Air quality management in South Africa has undergone significant legislative reform in recent years, aimed at improving air quality within South Africa. The National Environmental Management: Air Quality Act 39 was promulgated in 2005 and makes provision for various instruments to improve ambient air quality. One such instrument is minimum emission standards, limiting the emissions from industrial point sources. The standards were first set in 2010, but were subsequently amended in 2013. These standards have been set for various industry sectors and require facilities to comply with one set of emission standards by 2015 and a stricter set of standards by 2020, dependent on the commissioning date of the facility.
In setting the standards, the costs of compliance and expected ambient benefit of compliance were only indirectly assessed. Subsequent to the promulgation of the standards, various industries have indicated that not all of the standards were feasible through various applications for the postponement of these standards. The effect of such a postponement will be to delay compliance with the emission standards, resulting in the intended ambient air quality benefits not being realised.
The purpose of the investigation was to assess the desirability of implementation of the standards from an environmental as well as economic point of view. Due to the scope of such a study and the variety of industries involved, the investigation was limited to a single set of standards. The research assessed compliance with the Category 1.1 standards (solid fuel combustion installations used primarily for steam raising or electricity generation with a design capacity greater than 50MW) for sulphur dioxide (SO2) emissions as the majority of installations falling into this category have indicated that compliance with the SO2 emission standard will not be achieved within the required timeframe.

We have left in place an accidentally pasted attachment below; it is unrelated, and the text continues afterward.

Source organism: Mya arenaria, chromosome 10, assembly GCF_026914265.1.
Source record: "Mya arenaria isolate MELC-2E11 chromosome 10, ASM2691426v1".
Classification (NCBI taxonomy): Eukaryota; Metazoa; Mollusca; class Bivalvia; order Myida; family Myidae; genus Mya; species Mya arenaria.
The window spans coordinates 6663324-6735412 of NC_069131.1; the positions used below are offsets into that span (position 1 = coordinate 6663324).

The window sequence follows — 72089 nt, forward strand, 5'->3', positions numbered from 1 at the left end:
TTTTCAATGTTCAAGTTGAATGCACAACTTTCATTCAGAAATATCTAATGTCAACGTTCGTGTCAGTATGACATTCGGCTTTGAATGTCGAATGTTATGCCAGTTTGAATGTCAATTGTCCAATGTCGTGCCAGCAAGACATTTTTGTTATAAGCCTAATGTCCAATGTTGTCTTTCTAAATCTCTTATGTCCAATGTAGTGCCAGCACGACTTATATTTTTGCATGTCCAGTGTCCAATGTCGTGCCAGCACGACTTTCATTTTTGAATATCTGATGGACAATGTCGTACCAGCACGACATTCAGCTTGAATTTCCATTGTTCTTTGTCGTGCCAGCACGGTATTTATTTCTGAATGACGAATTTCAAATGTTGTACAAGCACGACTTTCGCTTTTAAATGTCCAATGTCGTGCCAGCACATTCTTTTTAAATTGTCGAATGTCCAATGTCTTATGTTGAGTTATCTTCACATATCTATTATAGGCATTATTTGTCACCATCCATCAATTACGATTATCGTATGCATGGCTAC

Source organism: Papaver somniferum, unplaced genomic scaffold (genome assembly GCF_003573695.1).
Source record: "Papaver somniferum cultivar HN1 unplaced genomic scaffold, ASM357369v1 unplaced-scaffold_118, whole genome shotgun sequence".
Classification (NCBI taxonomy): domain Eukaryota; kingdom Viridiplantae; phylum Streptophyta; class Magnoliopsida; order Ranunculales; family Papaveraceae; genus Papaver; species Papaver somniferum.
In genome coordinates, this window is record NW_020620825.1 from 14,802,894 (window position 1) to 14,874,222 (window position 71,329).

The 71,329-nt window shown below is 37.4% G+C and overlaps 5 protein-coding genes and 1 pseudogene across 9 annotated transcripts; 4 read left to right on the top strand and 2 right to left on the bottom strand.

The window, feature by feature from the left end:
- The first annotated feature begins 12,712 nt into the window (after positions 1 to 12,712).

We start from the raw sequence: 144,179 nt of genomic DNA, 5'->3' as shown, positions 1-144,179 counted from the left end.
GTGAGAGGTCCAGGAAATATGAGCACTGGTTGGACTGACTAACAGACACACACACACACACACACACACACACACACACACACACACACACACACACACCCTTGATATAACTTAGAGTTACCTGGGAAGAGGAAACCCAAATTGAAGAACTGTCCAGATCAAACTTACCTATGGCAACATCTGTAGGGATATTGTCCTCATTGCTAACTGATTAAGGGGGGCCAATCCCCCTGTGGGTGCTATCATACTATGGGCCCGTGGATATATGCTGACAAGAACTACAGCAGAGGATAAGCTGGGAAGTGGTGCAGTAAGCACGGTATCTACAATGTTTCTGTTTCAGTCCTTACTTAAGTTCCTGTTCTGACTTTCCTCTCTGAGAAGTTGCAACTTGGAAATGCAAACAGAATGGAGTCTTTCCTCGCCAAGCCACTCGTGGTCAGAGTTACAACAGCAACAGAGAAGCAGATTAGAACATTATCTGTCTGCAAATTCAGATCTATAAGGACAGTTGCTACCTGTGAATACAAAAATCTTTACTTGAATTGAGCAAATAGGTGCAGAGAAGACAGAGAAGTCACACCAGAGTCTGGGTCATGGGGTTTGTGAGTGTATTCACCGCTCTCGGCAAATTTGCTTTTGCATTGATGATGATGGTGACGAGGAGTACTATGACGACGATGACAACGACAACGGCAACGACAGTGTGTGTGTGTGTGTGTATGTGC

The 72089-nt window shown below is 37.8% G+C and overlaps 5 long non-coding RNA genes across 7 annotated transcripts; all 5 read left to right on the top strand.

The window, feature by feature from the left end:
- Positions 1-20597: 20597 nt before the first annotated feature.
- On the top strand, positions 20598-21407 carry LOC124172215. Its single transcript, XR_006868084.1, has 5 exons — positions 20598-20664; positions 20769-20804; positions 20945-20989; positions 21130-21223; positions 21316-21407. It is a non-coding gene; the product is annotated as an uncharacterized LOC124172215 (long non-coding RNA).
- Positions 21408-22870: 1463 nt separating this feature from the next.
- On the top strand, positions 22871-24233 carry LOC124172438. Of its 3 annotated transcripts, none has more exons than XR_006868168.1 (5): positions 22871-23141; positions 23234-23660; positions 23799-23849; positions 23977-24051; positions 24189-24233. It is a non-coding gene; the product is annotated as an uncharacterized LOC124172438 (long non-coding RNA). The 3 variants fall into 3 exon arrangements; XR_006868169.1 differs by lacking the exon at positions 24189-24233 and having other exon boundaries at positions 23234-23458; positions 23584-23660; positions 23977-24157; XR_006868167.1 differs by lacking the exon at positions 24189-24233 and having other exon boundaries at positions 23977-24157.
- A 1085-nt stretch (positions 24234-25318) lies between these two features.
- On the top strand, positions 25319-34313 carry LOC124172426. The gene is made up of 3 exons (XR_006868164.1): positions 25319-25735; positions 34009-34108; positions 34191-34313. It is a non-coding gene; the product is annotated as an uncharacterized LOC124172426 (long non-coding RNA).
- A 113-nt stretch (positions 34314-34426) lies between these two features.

A review of environmental evaluation techniques was done in order to determine the most appropriate method to assess the economic desirability of the legislation, taking into consideration the expected benefit of implementation as well as the costs and impacts of implementing the required abatement technology to reach the standards.
The study used a bottoms-up or impact pathway approach to analyse the impact of emission reduction. The costs and benefits associated with the implementation of an SO2 point source standard of 500 mg/Nm3 for solid fuel combustion installations (Category 1.1 sources) was evaluated to determine the net present value of SO2 regulation on the Mpumalanga Highveld of South Africa. All category 1.1 sources within the study area expected to have a significant impact on ambient SO2 concentrations were included in the study. An evaluation of the likely technology to be implemented to reach the new plant (2020) SO2 emission standard of 500 mg/Nm3 was conducted and the installation of wet flue gas desulfurisation (FGD) was determined to be the technology of choice. In order to conduct the economic valuation, the costs and benefits associated with the installation of FGD was identified and ranked into four categories, based on the expected impact and the availability of information. All costs and benefits that could be quantified and monetized (Category 1 impacts) were included in the evaluation.
Dissertation (MEng)--University of Pretoria, 2016.